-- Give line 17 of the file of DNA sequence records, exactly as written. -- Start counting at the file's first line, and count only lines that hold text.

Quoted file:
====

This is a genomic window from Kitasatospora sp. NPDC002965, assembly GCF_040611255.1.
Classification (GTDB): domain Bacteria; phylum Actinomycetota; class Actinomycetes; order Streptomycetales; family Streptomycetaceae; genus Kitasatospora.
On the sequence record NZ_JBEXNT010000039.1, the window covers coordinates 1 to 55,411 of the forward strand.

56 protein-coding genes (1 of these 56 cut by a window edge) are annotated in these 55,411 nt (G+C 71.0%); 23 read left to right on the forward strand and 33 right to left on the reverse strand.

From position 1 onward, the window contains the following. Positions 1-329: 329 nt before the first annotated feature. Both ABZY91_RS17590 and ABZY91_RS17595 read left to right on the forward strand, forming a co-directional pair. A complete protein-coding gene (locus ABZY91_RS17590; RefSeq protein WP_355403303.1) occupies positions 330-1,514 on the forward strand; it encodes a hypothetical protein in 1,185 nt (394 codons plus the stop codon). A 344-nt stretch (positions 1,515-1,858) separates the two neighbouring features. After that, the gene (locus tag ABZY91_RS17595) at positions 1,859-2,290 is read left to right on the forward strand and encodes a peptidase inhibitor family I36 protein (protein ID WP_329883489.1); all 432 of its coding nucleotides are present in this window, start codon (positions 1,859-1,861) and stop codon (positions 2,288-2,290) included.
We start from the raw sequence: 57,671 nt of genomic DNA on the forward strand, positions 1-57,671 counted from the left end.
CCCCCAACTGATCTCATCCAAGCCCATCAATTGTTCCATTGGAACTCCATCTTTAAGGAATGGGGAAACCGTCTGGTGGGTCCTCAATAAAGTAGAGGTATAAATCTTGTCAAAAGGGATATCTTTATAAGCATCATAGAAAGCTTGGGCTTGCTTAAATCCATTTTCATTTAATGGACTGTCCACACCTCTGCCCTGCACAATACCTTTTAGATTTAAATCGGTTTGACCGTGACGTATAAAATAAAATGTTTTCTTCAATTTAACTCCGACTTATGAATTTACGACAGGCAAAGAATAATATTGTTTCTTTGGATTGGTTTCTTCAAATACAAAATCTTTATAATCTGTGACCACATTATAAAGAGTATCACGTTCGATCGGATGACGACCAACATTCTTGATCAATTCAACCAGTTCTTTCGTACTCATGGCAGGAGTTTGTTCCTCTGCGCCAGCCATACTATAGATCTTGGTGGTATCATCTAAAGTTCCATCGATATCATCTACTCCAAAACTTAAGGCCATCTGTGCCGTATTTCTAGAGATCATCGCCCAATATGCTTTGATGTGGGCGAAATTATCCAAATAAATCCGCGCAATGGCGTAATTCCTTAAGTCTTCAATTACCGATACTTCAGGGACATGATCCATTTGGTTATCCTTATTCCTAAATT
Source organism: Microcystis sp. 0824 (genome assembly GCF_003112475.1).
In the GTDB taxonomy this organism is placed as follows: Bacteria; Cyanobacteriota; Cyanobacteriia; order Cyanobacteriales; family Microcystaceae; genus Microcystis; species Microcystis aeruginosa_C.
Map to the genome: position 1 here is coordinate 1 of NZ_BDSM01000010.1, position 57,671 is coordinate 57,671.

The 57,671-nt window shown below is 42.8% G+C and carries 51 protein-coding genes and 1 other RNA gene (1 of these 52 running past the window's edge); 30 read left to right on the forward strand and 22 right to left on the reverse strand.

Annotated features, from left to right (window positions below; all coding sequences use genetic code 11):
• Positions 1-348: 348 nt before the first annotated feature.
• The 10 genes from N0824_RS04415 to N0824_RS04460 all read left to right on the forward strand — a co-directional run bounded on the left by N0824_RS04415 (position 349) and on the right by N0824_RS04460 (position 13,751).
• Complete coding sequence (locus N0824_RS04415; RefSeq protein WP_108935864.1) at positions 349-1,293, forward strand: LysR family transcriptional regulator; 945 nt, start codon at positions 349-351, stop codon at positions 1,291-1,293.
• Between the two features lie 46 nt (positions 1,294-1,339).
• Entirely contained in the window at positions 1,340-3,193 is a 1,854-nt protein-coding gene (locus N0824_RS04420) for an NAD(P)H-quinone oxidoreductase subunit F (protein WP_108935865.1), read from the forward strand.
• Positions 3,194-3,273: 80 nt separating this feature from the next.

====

• Entirely contained in the window at positions 1,340-3,193 is a 1,854-nt protein-coding gene (locus N0824_RS04420) for an NAD(P)H-quinone oxidoreductase subunit F (protein WP_108935865.1), read from the forward strand.